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Access to Higher Education Distance Learning

You’ll frequently find that numerous online resources and universities use the terms “distance learning” and “online learning” interchangeably. However, some considerable differences exist that could alter the way every course is taught and what students can expect out of it.

Distance learning describes the “conventional” self-study course, also called “correspondence course.” In this form of learning, students receive learning resources and materials via email or post and they have to complete the tasks in line with the course schedule.
Online learning however, is more than a contemporary application of the correspondence model. It uses a virtual learning setting to share student resources and recorded lectures. While distance learning has its merits, it has its drawbacks as well. Here’s a list of pros and cons.



Distance learning is more flexible than conventional classroom education. If you wish to take other work or classes, you can complete class work in your free time instead of following a rigid schedule.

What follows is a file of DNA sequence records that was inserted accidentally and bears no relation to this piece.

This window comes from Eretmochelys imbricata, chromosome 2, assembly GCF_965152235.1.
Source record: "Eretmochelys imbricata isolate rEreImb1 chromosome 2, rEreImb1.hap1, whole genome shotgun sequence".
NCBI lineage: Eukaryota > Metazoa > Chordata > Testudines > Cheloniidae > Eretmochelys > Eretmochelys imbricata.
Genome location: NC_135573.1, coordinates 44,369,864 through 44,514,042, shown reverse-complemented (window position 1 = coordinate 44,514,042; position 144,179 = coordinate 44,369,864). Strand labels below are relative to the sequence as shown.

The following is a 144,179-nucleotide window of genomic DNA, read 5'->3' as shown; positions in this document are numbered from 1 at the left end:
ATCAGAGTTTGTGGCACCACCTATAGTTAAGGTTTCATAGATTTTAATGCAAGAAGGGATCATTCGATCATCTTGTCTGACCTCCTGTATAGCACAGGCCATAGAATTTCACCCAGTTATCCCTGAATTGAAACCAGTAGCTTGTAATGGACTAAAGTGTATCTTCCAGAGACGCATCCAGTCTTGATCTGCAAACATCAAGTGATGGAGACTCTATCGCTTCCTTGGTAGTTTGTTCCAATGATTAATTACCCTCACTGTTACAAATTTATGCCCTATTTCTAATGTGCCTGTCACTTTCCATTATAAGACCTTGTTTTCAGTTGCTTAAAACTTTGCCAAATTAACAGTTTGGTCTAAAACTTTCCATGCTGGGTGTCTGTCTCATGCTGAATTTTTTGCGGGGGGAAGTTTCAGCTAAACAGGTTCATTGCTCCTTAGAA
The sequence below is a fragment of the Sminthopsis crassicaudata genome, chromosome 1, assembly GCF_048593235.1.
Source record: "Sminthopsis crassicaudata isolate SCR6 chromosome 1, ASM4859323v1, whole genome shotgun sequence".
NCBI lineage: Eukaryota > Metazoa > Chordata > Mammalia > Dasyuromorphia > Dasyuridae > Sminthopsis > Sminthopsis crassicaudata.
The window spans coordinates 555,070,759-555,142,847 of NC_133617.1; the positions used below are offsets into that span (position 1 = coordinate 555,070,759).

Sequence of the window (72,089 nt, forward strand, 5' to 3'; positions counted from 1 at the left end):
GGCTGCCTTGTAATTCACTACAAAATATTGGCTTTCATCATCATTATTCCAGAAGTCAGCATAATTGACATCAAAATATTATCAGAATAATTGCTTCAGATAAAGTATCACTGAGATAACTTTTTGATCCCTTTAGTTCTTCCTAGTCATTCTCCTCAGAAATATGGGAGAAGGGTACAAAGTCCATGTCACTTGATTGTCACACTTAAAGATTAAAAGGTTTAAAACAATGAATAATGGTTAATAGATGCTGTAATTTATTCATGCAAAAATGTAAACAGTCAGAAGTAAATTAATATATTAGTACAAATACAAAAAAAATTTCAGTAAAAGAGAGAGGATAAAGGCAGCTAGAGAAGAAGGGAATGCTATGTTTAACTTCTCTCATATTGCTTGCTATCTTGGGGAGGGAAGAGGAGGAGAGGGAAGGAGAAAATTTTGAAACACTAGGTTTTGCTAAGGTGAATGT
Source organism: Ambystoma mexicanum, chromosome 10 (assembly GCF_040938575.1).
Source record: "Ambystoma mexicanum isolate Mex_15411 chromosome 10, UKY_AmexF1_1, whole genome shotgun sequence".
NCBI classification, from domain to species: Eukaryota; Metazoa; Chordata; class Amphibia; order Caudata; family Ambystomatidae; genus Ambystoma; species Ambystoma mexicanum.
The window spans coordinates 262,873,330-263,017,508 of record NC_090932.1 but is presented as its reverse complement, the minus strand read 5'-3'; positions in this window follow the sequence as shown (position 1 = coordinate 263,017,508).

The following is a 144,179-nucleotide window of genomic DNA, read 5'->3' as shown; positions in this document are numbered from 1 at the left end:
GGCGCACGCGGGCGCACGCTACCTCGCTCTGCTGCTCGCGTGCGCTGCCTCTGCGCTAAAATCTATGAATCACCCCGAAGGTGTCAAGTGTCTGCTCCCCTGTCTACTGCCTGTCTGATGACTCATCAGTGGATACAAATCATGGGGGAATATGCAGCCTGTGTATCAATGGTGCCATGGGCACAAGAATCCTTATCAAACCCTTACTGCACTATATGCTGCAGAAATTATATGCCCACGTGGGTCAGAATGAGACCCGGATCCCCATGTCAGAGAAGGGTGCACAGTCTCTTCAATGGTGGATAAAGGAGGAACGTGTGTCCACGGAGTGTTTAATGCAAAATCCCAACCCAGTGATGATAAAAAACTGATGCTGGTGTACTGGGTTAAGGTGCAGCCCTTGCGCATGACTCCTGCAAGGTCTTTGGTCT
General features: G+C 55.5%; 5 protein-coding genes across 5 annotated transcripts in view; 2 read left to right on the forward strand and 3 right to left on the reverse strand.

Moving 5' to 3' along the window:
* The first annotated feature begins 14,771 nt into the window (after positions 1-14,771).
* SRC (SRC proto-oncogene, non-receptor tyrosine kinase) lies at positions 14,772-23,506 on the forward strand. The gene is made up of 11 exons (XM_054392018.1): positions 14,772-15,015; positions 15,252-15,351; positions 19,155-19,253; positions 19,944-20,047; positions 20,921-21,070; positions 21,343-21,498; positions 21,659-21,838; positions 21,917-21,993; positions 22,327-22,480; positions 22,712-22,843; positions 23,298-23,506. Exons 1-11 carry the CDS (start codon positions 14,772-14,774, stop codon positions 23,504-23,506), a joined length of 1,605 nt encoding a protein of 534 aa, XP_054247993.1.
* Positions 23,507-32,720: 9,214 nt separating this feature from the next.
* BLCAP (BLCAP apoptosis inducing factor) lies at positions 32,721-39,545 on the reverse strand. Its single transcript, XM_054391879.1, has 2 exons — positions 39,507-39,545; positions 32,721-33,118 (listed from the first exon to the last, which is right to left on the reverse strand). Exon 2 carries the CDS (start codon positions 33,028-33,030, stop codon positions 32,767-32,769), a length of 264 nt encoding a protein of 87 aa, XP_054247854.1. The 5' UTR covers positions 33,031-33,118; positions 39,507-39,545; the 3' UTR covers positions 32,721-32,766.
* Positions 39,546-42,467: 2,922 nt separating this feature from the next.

In numerous circumstances, students can work at their pace. The requirements aren’t as strict and usually provide a range of due dates when submission needs to take place.


Classes usually cost less than conventional classroom education. Moreover, the space restrictions are less and fewer materials are necessary for every student. The educational institution also passes the savings to every student.


Difficulty remaining motivated

For several people, the lack of a classroom and set schedules can make it hard to check in or desire to check in. It’s imperative you have the necessary motivation to accomplish the assignments and deliver them on time.

If you lack self-motivation, you could end up spending considerable money because of forgetting an assignment.

Difficulty remaining in contact with lecturers

If you’re experiencing issues with assignments or have queries regarding a lecture while in a conventional class, you can easily engage your instructor after or before class. With distance learning, you’ll have a difficult time contacting your instructor. While you could send an email, it won’t get you the instant response you would obtain if you were in a conventional setting.

Peer Interaction

Since this mode of learning lacks a classroom, it doesn’t allow you to work with fellow students or on group projects. This makes it hard to forge any kind of relationships. Moreover, it’s easy to feel isolated from peers because you’re working alone.
While distance learning offers various benefits, it’s equally important to consider the associated drawbacks before choosing this form of learning.